The English Teacher (1945)
Swami and Friends (1935)
The Bachelor of Arts (1937)
The Dark Room (1938)
Mr. Sampath: The Printer of Malgudi (1949)
Waiting for the Mahatma (1955)
The Vendor of Sweets (1967)
The Painter of Signs (1977)
My Dateless Diary: An American Journey (1988)
The Financial Expert (1952)
The Guide (1958)
My Days (1973)
Malgudi Days (1982)
As a young student, at a rather severe missionary school in Madras, R.K. Narayan first encountered the English language, and was immediately bewildered. Born in 1906, Narayan was five years old at the time, part of a middle-class Brahmin family of second-generation immigrants from rural South India. The family was new to the city, and still close to ancestral ways at home. An almost religious solemnity had attended Narayan’s formal introduction to Tamil and Sanskrit, when, presented with a tray of corn, he was asked to shape the first two letters of the alphabet in both languages.
But Tamil and Sanskrit were a badge of inferiority and occasions for jokes at school, along with everything else that belonged to the old Hindu world broken into by British colonialism; Narayan, as the only Brahmin boy in the class, came in for special mockery by the Christian teachers. The “first” language at school was English, taught from a textbook that was imported all the way from England and looked much more sturdy and glossy than the textbooks produced in India. Its glamour also came from the mysteries it contained.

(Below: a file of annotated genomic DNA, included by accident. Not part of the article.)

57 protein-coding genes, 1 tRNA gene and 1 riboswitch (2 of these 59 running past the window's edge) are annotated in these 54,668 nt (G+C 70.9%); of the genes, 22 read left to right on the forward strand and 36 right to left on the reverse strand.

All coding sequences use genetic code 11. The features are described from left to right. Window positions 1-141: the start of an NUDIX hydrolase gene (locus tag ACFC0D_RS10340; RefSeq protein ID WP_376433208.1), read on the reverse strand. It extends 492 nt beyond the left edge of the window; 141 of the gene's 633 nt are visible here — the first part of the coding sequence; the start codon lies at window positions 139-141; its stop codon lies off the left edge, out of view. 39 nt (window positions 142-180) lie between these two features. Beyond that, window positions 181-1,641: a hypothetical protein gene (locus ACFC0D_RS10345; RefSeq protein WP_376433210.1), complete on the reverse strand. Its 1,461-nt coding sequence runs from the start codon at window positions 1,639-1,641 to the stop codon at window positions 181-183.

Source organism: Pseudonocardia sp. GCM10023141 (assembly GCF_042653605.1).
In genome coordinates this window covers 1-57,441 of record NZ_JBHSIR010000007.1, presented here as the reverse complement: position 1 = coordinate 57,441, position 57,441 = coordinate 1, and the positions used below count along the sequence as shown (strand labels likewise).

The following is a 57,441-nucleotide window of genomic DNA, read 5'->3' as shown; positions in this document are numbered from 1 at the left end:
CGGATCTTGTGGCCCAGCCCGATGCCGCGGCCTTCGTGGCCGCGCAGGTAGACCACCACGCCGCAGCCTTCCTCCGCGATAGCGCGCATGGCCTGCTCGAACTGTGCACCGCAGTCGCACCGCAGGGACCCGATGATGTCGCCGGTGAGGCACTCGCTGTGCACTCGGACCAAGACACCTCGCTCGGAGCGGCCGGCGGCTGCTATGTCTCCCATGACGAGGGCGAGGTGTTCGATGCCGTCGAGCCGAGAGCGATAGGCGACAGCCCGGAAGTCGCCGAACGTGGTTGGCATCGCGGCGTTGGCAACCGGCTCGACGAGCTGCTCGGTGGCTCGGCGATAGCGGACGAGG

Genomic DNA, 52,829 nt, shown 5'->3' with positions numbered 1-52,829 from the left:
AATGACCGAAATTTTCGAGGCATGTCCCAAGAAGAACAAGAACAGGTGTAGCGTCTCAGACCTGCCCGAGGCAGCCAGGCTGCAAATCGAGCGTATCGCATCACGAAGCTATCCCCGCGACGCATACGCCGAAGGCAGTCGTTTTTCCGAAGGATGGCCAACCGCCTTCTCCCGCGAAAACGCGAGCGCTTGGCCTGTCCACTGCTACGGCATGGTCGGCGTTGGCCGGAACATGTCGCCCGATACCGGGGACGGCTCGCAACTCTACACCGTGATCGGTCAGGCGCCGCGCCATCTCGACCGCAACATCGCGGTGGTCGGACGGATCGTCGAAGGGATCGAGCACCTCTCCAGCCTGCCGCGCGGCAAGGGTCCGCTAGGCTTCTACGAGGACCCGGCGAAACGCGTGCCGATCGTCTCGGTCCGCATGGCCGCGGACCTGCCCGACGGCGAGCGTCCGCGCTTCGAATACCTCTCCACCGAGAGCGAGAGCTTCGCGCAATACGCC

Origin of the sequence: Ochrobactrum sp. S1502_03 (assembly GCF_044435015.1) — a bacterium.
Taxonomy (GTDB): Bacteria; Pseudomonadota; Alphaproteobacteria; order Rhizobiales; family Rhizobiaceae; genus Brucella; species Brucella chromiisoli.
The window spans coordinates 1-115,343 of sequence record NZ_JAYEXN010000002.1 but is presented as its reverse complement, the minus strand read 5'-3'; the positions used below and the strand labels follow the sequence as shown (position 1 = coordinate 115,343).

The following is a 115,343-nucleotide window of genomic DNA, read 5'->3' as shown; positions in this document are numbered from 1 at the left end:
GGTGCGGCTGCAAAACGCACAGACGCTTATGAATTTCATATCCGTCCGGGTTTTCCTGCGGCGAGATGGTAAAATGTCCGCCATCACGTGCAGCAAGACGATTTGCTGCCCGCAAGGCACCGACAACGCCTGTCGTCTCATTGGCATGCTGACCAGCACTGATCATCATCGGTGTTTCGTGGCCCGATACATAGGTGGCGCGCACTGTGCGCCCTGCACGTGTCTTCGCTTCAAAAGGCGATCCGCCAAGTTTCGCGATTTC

Narayan’s first English lesson went along these lines: “A was an Apple Pie. B bit it. C cut it.” Narayan could see what B and C had been up to, but he wasn’t sure about A. He had never seen an apple before, not to mention a pie. The teacher, who hadn’t seen an apple either, wondered if apple pie wasn’t like idli, the South Indian rice cake. And so Narayan’s education in English began, with everyone in the class “left free to guess, each according to his capacity, the quality, shape and details of the civilization portrayed in our textbooks.”
The distant center of that civilization—London—was then closed for ordinary natives like Narayan; but its periphery extended even further than India, and its products had traveled everywhere, had transformed many different parts of the world. The textbook bewildered Narayan initially but it was also the beginning of an imaginative enrichment for him; and the English magazines he came across in India—Bookman, London Mercury, and The Spectator—inspired him to be a writer. Western-style education offered by schools and colleges, such as the one in Mysore that Narayan’s father was headmaster of, helped create a dynamic new urban civilization in what had been, for at least a century, a somnolent agrarian society.
The Madras that Narayan was born into had been the first city of British India, and had become, with its opportunities of education and employment, one of the centers of modernizing India in the late nineteenth century. Everywhere across the South, Brahmins left centuries-old rural settings and occupations and moved into towns and cities, where they formed the first administrative middle class. The men in Narayan’s own family exemplified the various ways in which a once-rural community, now cut off from its roots, responded to the new world.
His maternal grandfather was a petty government official in the provinces, who…
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